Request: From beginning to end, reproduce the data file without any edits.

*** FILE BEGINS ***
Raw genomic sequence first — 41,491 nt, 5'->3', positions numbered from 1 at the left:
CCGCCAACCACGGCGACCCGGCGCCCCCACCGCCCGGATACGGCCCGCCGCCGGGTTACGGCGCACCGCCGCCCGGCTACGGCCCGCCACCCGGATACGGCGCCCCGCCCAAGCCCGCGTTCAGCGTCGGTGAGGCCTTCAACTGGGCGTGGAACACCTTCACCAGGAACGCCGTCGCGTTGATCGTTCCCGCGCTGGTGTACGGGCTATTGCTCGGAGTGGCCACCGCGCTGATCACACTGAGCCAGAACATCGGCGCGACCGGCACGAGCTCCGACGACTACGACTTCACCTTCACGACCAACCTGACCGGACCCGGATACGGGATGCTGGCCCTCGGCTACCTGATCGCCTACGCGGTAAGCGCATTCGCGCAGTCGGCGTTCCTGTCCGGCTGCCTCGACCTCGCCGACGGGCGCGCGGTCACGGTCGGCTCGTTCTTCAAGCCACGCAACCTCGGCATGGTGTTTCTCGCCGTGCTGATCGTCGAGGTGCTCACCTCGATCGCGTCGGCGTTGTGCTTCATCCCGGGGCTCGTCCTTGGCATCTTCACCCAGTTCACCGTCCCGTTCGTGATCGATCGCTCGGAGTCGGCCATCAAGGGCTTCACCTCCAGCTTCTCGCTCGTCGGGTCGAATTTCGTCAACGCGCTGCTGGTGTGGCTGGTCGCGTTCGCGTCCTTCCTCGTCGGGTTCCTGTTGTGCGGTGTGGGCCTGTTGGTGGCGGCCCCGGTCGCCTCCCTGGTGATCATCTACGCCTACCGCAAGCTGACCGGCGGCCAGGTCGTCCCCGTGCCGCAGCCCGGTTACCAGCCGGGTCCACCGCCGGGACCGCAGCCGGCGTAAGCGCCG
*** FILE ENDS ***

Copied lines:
Raw genomic sequence first — 41,491 nt, 5'->3', positions numbered from 1 at the left:
CCGCCAACCACGGCGACCCGGCGCCCCCACCGCCCGGATACGGCCCGCCGCCGGGTTACGGCGCACCGCCGCCCGGCTACGGCCCGCCACCCGGATACGGCGCCCCGCCCAAGCCCGCGTTCAGCGTCGGTGAGGCCTTCAACTGGGCGTGGAACACCTTCACCAGGAACGCCGTCGCGTTGATCGTTCCCGCGCTGGTGTACGGGCTATTGCTCGGAGTGGCCACCGCGCTGATCACACTGAGCCAGAACATCGGCGCGACCGGCACGAGCTCCGACGACTACGACTTCACCTTCACGACCAACCTGACCGGACCCGGATACGGGATGCTGGCCCTCGGCTACCTGATCGCCTACGCGGTAAGCGCATTCGCGCAGTCGGCGTTCCTGTCCGGCTGCCTCGACCTCGCCGACGGGCGCGCGGTCACGGTCGGCTCGTTCTTCAAGCCACGCAACCTCGGCATGGTGTTTCTCGCCGTGCTGATCGTCGAGGTGCTCACCTCGATCGCGTCGGCGTTGTGCTTCATCCCGGGGCTCGTCCTTGGCATCTTCACCCAGTTCACCGTCCCGTTCGTGATCGATCGCTCGGAGTCGGCCATCAAGGGCTTCACCTCCAGCTTCTCGCTCGTCGGGTCGAATTTCGTCAACGCGCTGCTGGTGTGGCTGGTCGCGTTCGCGTCCTTCCTCGTCGGGTTCCTGTTGTGCGGTGTGGGCCTGTTGGTGGCGGCCCCGGTCGCCTCCCTGGTGATCATCTACGCCTACCGCAAGCTGACCGGCGGCCAGGTCGTCCCCGTGCCGCAGCCCGGTTACCAGCCGGGTCCACCGCCGGGACCGCAGCCGGCGTAAGCGCCG